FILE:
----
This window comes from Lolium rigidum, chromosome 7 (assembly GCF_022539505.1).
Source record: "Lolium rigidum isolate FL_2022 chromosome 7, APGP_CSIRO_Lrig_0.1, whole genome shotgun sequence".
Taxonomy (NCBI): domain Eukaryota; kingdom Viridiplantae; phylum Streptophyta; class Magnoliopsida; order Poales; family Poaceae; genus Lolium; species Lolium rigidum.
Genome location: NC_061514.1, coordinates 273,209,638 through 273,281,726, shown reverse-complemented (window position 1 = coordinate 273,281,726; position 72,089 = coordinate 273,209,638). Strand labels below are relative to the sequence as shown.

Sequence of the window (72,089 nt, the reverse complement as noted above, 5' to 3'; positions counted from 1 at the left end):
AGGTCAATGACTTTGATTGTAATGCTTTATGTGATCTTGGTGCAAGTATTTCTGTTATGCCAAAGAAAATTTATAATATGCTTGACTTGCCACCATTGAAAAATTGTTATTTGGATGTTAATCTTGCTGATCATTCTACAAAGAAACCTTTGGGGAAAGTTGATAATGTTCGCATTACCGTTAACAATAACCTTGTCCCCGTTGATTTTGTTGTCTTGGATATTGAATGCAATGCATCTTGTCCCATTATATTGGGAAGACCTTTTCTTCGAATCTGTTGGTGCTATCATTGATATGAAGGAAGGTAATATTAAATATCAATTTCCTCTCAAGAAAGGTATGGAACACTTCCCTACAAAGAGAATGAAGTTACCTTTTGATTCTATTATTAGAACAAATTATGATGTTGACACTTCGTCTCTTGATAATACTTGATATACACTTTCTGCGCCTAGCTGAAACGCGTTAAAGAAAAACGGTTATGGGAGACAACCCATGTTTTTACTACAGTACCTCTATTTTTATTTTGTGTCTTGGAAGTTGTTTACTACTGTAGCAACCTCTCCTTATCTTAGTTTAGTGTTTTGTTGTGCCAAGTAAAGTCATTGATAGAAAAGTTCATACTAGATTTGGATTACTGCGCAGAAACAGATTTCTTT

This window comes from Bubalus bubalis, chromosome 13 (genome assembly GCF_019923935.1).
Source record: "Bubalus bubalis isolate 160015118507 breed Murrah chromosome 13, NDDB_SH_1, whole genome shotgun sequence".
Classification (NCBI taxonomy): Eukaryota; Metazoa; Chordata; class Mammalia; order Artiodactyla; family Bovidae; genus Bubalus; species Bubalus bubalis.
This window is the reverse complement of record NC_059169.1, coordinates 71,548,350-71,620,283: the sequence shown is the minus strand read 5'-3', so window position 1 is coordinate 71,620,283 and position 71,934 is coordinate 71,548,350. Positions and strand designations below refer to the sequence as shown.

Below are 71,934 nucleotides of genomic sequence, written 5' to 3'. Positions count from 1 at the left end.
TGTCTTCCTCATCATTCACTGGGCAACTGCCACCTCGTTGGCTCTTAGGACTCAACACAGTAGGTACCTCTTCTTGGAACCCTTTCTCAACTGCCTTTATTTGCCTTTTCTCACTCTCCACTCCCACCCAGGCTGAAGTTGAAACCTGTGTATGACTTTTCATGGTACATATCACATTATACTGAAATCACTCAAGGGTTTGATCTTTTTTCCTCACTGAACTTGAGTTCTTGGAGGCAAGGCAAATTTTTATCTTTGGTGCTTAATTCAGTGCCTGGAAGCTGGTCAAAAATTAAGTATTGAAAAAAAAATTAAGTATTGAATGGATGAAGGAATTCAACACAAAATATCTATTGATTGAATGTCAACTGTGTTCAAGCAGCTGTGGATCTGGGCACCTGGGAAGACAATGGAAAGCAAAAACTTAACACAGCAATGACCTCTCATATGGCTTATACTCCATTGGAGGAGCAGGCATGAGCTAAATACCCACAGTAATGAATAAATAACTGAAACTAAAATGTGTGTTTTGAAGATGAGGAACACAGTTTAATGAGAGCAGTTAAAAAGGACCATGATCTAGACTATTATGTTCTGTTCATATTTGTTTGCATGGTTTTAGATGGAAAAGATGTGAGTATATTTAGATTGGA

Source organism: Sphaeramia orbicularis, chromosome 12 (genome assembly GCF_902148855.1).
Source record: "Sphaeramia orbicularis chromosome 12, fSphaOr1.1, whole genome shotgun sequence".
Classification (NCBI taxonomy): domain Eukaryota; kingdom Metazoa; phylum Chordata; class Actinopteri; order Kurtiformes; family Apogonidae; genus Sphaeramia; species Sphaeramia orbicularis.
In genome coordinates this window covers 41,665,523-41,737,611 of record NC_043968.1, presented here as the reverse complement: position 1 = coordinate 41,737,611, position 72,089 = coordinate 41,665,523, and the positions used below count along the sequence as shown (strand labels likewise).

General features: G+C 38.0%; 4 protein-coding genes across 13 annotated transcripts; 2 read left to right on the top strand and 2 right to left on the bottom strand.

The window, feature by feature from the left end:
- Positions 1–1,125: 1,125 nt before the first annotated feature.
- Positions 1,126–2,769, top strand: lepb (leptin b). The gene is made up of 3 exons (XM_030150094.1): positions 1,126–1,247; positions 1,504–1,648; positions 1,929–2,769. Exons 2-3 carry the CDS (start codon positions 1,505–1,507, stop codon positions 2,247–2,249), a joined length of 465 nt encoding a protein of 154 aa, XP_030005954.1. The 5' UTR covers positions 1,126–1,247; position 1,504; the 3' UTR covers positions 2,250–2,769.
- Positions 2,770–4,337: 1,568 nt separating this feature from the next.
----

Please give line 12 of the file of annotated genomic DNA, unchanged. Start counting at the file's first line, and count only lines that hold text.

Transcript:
TGTCTTCCTCATCATTCACTGGGCAACTGCCACCTCGTTGGCTCTTAGGACTCAACACAGTAGGTACCTCTTCTTGGAACCCTTTCTCAACTGCCTTTATTTGCCTTTTCTCACTCTCCACTCCCACCCAGGCTGAAGTTGAAACCTGTGTATGACTTTTCATGGTACATATCACATTATACTGAAATCACTCAAGGGTTTGATCTTTTTTCCTCACTGAACTTGAGTTCTTGGAGGCAAGGCAAATTTTTATCTTTGGTGCTTAATTCAGTGCCTGGAAGCTGGTCAAAAATTAAGTATTGAAAAAAAAATTAAGTATTGAATGGATGAAGGAATTCAACACAAAATATCTATTGATTGAATGTCAACTGTGTTCAAGCAGCTGTGGATCTGGGCACCTGGGAAGACAATGGAAAGCAAAAACTTAACACAGCAATGACCTCTCATATGGCTTATACTCCATTGGAGGAGCAGGCATGAGCTAAATACCCACAGTAATGAATAAATAACTGAAACTAAAATGTGTGTTTTGAAGATGAGGAACACAGTTTAATGAGAGCAGTTAAAAAGGACCATGATCTAGACTATTATGTTCTGTTCATATTTGTTTGCATGGTTTTAGATGGAAAAGATGTGAGTATATTTAGATTGGA